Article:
If you wagered on the second race at Kentucky Downs on this past Wednesday and Nov. 12, 1978 was a key date in your life, you were either the happiest or angriest person at the track.
Maybe it’s your birthday. Or anniversary. Or birthday of a child. Or, just fill in the blank.
In any event, if that date had a special meaning to you, putting in a superfecta hunch bet — or keeping your money in your wallet — was the difference between collecting $72,462 or having a “woe is me” tale for the rest of your life.
Personally, an old issue of the Norwalk Hour newspaper (my place of employment back then) might shed some light on my whereabouts that day, though there’s nothing that comes to mind as special about that day that would have coaxed me into wagering on the winning 11-12-7-8 combination.
Nor could I see a reason to back the winner of the race that triggered such a huge payout.
It was Country Chick who won that second race and paid $248.40, the highest win price of the year in North America, and if you picked her, congrats. Now go buy a Powerball ticket.
Let’s not say Country Chick was impossible to pick. She did switch from synthetics to turf, the surface she was victorious on at 2-1 odds two starts ago, and she put in two modest bullet workouts for the race. Perhaps there was some system that pointed her out, but, for the most part, she seemed simply too slow to win the race. Way too slow.
Yet there was a way you could have cashed a somewhat logical wager on her. All you had to do was push the ALL button and wheel the race.
Admittedly, this is a bit of an exaggeration, yet Country Chick reflects the chaos that can happen in a turf race with a large field and why wheeling in that instance can sometimes be a wise move.
While using the ALL button is financially draining on a daily basis, for occasional players it can be a beautiful thing in the right spot, such when you like a horse at 6-1 or more and there’s the aforementioned turf race with a large field and a propensity for bad trips as opposed to a five-horse field in a dirt race.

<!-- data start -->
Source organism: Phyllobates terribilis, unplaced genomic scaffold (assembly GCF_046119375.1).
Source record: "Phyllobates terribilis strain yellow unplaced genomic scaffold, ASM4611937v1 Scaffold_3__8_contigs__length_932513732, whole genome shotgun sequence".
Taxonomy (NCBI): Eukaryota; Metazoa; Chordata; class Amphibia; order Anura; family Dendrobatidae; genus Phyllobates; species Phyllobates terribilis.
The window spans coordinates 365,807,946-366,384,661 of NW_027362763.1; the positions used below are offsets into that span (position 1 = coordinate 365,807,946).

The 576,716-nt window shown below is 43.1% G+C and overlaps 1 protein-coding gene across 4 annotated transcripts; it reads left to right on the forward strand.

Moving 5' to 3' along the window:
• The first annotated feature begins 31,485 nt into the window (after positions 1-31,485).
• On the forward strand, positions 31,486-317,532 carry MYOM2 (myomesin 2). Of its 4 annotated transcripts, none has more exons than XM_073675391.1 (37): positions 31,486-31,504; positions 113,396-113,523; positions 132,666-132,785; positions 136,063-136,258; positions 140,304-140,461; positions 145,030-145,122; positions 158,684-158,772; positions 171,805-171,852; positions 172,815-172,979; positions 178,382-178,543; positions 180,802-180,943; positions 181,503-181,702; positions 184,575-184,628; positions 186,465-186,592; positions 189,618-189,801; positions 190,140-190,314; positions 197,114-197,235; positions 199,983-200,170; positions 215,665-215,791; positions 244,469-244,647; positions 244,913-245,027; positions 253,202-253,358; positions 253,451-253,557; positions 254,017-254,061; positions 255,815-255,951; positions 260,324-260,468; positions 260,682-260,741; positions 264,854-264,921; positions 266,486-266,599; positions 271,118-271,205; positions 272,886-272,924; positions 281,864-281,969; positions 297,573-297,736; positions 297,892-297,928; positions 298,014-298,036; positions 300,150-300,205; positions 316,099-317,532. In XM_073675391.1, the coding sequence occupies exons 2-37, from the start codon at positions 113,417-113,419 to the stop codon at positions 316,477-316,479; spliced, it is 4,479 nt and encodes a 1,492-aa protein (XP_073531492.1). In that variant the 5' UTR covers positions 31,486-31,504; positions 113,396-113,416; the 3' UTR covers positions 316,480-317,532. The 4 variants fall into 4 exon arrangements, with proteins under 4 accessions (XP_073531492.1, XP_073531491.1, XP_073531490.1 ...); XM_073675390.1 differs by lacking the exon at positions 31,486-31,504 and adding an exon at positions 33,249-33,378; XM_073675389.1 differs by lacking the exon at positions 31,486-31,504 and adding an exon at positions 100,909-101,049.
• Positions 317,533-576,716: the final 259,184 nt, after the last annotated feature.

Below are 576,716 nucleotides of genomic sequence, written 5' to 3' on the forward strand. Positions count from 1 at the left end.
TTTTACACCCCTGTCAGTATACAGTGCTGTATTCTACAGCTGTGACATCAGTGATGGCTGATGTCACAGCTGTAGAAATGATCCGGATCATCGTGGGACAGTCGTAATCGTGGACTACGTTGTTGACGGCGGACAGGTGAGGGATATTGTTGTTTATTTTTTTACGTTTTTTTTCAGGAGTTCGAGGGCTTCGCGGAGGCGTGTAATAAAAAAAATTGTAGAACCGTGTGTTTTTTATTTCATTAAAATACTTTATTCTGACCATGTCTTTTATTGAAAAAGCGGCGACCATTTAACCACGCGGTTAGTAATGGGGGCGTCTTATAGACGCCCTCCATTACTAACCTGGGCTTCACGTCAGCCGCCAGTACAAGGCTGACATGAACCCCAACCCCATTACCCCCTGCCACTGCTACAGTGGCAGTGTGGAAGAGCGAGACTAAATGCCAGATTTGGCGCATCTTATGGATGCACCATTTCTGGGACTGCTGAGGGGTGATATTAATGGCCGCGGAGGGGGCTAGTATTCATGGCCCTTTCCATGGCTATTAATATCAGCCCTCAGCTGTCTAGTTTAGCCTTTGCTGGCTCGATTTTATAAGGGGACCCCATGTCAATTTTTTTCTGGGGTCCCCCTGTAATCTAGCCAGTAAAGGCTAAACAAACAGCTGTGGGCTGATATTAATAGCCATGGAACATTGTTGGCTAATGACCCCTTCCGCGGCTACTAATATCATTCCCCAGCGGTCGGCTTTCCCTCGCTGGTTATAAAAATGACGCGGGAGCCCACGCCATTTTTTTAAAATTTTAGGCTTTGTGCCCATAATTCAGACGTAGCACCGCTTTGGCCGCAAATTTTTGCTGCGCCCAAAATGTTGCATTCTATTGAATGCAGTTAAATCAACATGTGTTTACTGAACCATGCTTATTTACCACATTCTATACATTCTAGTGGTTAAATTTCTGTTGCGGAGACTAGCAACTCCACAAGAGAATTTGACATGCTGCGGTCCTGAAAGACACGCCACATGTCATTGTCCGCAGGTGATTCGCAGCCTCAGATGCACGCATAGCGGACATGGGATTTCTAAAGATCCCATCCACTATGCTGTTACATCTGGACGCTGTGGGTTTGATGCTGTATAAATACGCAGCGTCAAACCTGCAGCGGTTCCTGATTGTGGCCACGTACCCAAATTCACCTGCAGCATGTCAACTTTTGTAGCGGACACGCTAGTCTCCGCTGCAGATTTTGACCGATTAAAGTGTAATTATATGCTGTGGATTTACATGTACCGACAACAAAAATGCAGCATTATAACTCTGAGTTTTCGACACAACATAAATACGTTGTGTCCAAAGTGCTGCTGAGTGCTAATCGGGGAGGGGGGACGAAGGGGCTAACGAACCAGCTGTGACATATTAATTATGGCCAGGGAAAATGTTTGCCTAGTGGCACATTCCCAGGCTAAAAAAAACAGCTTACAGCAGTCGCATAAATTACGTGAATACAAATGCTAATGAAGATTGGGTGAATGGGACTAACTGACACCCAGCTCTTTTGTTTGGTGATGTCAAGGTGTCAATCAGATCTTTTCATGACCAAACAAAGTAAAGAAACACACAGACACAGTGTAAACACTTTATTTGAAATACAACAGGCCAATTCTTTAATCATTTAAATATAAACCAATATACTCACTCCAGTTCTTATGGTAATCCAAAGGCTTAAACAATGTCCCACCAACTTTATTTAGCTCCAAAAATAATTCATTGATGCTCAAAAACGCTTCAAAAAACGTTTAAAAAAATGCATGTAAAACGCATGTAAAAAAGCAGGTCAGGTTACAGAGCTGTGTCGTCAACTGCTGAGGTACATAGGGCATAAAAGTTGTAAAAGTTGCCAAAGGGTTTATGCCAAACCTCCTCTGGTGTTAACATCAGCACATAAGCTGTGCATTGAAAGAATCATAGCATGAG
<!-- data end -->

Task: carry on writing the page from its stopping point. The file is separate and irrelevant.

In this instance, let’s start with race one on the same card. If you liked the winner, Salvator Mundi who paid $21, there were some nice daily double possibilities. So rather than chase 3 of 4 of them, why not take all 12 horses, which would have given you a ticket on Country Chick. The cost of the wheel would have been $24 for $2 bets or $12 for $1 and you could have added extra ticks on your main choices in the second race to boost those payouts.
The return? A whopping $1,227.20 for a $2 ticket and $613.60 for $1.
Now let’s look at the second race. Suppose you liked Focused, who was 7-1. A $2 win ticket would have paid $16.20 and a $20 win bet would have been worth $324. Of course, it can be wise to hedge and maybe you thought about betting Focused to place so that you could collect both bets if she wins.
Then again, you could have back-wheeled her for second in the exacta. The risk vs. reward here of playing her underneath everyone was a losing ticket if she won, but the strong possibility of a nice payoff in the exacta if she finished second.
What happened here? Let’s say you bet $22 to place on Focused. You received $103.40. Yet if you wheeled Focused for second with $2 exacta bets, you cashed for $1,309 with Country Chick on top.
And you got to brag about nice score, too.
Yes, a wheel isn’t always an option, but in the right spot it can make you feel quite good about being wrong.